Thursday, June 06, 2019

"The Colloquy of Monos and Una" (1841)

This story by Edgar Allan Poe is at least as difficult as it is strange. Every time I go back to it I find myself losing attention for most of the first half. It's formally presented as a dialogue between two spirits in the afterlife who were lovers or married when they were alive. Monos (Greek masculine form of "one") was the first to die, apparently—he has memories of Una (Latin feminine form of "one") grieving at his funeral ceremonies. Now he seems to be explaining the afterlife to her. Perhaps she has just died. If it's classified as a horror story, and I'm not sure it should be, that's chiefly for two reasons: 1) it was written by Poe, and 2) its vision of the afterlife is bound to be disturbing to many as a version of being buried alive (a familiar Poe motif). I'm not 100% comfortable myself with his vision yet I find it somehow more soothing than unsettling, even exhilarating in a way. To be honest I'm not even sure I'm getting it right. The introduction to the online version I found, for example, characterizes this piece as "Conversations between two Athenians who have experienced life and death several times. They are frustrated because mankind never seems to learn from the past." Actually I'm not at all sure that's it, but given the business model of the website—"a 'G' rated study resource for junior high, high school, college students, teachers and home schoolers"—it may be they don't want to fly right at this one.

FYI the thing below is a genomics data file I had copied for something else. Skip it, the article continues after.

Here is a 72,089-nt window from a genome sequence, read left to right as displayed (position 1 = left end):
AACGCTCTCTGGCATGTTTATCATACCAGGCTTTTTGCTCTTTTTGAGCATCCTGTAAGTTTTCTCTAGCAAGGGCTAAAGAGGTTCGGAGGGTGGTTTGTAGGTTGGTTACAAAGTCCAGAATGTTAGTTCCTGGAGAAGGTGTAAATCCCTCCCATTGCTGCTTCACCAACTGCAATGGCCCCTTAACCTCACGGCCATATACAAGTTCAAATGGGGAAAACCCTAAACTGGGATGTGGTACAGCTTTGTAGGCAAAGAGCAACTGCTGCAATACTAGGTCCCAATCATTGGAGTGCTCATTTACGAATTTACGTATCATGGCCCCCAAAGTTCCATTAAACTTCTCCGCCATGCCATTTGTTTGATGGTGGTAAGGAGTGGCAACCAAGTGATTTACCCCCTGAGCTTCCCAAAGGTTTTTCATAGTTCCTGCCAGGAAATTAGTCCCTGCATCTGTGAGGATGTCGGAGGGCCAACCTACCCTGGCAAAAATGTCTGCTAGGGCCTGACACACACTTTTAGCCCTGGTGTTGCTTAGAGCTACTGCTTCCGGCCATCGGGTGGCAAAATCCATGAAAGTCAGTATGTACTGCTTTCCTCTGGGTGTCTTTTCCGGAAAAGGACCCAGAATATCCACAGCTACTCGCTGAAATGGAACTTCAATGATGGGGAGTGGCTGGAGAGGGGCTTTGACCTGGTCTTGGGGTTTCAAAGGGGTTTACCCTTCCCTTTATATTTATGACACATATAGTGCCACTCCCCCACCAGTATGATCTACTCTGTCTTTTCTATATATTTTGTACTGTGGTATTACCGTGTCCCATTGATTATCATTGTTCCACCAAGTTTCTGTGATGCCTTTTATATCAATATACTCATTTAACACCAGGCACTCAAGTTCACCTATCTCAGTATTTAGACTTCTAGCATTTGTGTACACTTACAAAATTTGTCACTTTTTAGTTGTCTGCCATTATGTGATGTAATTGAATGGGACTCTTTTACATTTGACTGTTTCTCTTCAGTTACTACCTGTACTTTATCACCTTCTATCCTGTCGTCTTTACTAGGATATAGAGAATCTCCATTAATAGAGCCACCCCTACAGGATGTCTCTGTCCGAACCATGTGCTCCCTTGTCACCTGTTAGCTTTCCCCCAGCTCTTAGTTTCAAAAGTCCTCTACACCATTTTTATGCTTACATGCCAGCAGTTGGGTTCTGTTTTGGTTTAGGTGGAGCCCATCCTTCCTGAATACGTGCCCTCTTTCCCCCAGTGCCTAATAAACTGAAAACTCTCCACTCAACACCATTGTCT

As I say, it's not easy to make out. The story is outfitted with multiple foreign languages, including Greek rendered in the Greek alphabet (hence "Athenians," I presume, though I believe Una would then have to be more like Roman). The dialogue between Monos and Una is not easy to follow even when it's in English. It's actually, title notwithstanding, more of a soliloquy by Monos, who can't quite figure out how to say what he wants to say. "Words are vague things," he says in one of the most straightforward declarative sentences in the whole thing. "[A]fter some days there came upon me, as you have said, a breathless and motionless torpor; and this was termed Death by those who stood around me.... I was not unconscious of those movements which displaced you from me, which confined me within the coffin, which deposited me within the hearse, which bore me to the grave, which lowered me within it, which heaped heavily the mould upon me, and which there left me, in blackness and corruption, to my sad and solemn slumbers with the worm." Though this last passage is very close to the end of the story, there's still a good deal more to be revealed by Monos in the last three paragraphs, which it might be fair to call epic revelations, come thou now and hear the word. Certainly this section works on me that way. This is the part of the story that thrills me, which has even led me to inflict it on others in informal reading discussion groups and now to make a home for it in these contemplations of horror short stories. Asking others to look at it is always when I'm suddenly reminded how strange and how difficult the story is, whether or not you call it horror. I don't even know Poe well enough to understand what kind of a story it is for him (it seems a departure from everything else I've read) or how much of an anomaly it might be. But the thing practically floors me every time, extolling its oxymoronic balm of death's sting.

Read story online. (Library of America)

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